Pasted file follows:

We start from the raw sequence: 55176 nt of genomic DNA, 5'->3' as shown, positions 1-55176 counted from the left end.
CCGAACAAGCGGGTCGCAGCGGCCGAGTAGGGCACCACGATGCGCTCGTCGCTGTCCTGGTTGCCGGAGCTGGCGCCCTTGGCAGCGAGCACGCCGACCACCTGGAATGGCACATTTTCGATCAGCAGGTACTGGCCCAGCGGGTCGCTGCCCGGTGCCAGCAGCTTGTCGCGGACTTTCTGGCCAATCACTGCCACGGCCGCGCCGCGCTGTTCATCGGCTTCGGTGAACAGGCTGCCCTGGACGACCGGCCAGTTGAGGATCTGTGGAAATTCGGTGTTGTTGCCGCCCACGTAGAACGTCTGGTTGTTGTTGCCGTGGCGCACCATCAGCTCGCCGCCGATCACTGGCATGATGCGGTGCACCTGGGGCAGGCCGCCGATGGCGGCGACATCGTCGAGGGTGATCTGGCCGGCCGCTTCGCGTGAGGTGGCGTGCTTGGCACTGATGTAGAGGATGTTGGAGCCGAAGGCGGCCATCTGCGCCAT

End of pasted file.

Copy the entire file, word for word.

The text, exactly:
We start from the raw sequence: 55176 nt of genomic DNA, 5'->3' as shown, positions 1-55176 counted from the left end.
CCGAACAAGCGGGTCGCAGCGGCCGAGTAGGGCACCACGATGCGCTCGTCGCTGTCCTGGTTGCCGGAGCTGGCGCCCTTGGCAGCGAGCACGCCGACCACCTGGAATGGCACATTTTCGATCAGCAGGTACTGGCCCAGCGGGTCGCTGCCCGGTGCCAGCAGCTTGTCGCGGACTTTCTGGCCAATCACTGCCACGGCCGCGCCGCGCTGTTCATCGGCTTCGGTGAACAGGCTGCCCTGGACGACCGGCCAGTTGAGGATCTGTGGAAATTCGGTGTTGTTGCCGCCCACGTAGAACGTCTGGTTGTTGTTGCCGTGGCGCACCATCAGCTCGCCGCCGATCACTGGCATGATGCGGTGCACCTGGGGCAGGCCGCCGATGGCGGCGACATCGTCGAGGGTGATCTGGCCGGCCGCTTCGCGTGAGGTGGCGTGCTTGGCACTGATGTAGAGGATGTTGGAGCCGAAGGCGGCCATCTGCGCCAT